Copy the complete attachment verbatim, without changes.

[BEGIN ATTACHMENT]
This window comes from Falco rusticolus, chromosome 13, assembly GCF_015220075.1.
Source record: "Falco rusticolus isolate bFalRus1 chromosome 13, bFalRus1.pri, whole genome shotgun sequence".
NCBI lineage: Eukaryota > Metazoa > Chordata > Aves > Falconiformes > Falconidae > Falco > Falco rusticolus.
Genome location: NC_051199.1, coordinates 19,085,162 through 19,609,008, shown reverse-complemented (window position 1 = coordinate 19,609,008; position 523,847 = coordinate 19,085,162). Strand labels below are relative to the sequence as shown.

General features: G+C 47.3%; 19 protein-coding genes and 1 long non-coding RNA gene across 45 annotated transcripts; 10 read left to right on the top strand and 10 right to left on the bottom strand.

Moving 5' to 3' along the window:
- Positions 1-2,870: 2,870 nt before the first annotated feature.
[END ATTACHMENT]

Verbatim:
This window comes from Falco rusticolus, chromosome 13, assembly GCF_015220075.1.
Source record: "Falco rusticolus isolate bFalRus1 chromosome 13, bFalRus1.pri, whole genome shotgun sequence".
NCBI lineage: Eukaryota > Metazoa > Chordata > Aves > Falconiformes > Falconidae > Falco > Falco rusticolus.
Genome location: NC_051199.1, coordinates 19,085,162 through 19,609,008, shown reverse-complemented (window position 1 = coordinate 19,609,008; position 523,847 = coordinate 19,085,162). Strand labels below are relative to the sequence as shown.

General features: G+C 47.3%; 19 protein-coding genes and 1 long non-coding RNA gene across 45 annotated transcripts; 10 read left to right on the top strand and 10 right to left on the bottom strand.

Moving 5' to 3' along the window:
- Positions 1-2,870: 2,870 nt before the first annotated feature.